The notion of “science” in the feminine singular is, by its etymology, rather complex and polysemous.
First of all, is it science? Or the sciences?
Are we talking about science in the common sense, the mathematical sciences? Or are we talking about science in the broad etymological sense of “knowledge” (in Latin)?
Considering this etymology, philosophy would be a science, or, in other words, a sum of knowledge that an individual possesses or can acquire through study, reflection or experience.
Science also means the exact knowledge that one has of something.
Science, in the sense most commonly used, is defined as the system of rational or experimental knowledge about a given object. In a general way, we will say that science is the whole of the knowledge acquired by the study.
In certain contexts, science can take on a metaphysical aspect and become supernatural in that it comes from God through inspiration.
Finally, science can designate what we know because we have learned it, what we hold to be true in the broadest sense: it is then the whole of knowledge, of studies of universal value, characterized by a given object (field) and method, and based on verifiable objective relations.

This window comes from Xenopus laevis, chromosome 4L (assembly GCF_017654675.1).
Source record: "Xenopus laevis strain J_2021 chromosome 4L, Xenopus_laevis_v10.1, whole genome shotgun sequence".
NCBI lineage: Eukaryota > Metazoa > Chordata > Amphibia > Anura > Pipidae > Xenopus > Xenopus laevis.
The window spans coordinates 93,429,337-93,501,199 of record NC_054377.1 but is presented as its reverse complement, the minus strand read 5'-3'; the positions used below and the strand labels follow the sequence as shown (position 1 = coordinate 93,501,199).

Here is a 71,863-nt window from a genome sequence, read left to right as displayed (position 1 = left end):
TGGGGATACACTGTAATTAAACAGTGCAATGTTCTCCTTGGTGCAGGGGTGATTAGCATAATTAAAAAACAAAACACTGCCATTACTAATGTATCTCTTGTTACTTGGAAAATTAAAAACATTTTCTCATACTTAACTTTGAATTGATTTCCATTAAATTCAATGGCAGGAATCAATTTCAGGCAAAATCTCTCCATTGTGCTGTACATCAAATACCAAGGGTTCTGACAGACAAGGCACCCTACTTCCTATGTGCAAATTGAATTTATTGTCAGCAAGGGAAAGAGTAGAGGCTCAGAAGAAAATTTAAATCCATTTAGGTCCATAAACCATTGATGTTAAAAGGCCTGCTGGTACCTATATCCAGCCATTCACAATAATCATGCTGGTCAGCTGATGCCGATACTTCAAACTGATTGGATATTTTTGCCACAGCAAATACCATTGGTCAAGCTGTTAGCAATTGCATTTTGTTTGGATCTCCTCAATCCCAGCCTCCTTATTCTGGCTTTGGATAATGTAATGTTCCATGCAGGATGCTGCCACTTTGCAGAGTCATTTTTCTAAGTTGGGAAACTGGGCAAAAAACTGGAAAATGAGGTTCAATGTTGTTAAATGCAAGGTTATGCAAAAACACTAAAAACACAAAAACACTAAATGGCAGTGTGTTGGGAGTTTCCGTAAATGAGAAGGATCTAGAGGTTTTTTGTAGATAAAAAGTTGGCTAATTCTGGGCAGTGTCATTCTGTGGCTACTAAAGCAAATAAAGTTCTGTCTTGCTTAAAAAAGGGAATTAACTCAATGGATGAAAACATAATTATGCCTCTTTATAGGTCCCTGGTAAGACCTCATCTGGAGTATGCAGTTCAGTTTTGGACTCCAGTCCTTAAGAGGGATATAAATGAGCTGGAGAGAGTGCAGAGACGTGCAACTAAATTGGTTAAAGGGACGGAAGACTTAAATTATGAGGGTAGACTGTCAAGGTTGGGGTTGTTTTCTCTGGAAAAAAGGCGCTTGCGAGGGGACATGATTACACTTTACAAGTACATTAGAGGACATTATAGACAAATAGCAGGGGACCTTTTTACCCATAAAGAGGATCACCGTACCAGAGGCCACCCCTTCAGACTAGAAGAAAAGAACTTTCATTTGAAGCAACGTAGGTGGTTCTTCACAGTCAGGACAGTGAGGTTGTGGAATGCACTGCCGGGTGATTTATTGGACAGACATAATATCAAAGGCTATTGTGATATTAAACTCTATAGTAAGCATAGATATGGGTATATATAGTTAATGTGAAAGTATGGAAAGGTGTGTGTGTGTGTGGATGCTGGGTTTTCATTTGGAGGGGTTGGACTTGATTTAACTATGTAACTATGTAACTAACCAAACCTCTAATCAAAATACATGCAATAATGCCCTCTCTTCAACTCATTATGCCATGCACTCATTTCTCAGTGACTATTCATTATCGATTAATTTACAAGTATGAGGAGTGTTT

Let us retain to summarize the definition of Michel Blay, for whom science is thus:
“The clear and certain knowledge of something, based either on obvious principles and demonstrations, or on experimental reasoning, or on the analysis of societies and human facts.”
Synonyms for science:
knowledge, ability, skill, art, proficiency, instruction, experience, knowledge, background, skill, erudition, secrecy, wisdom, depth, knowledge, culture, discipline, omniscience, technique, truth, study
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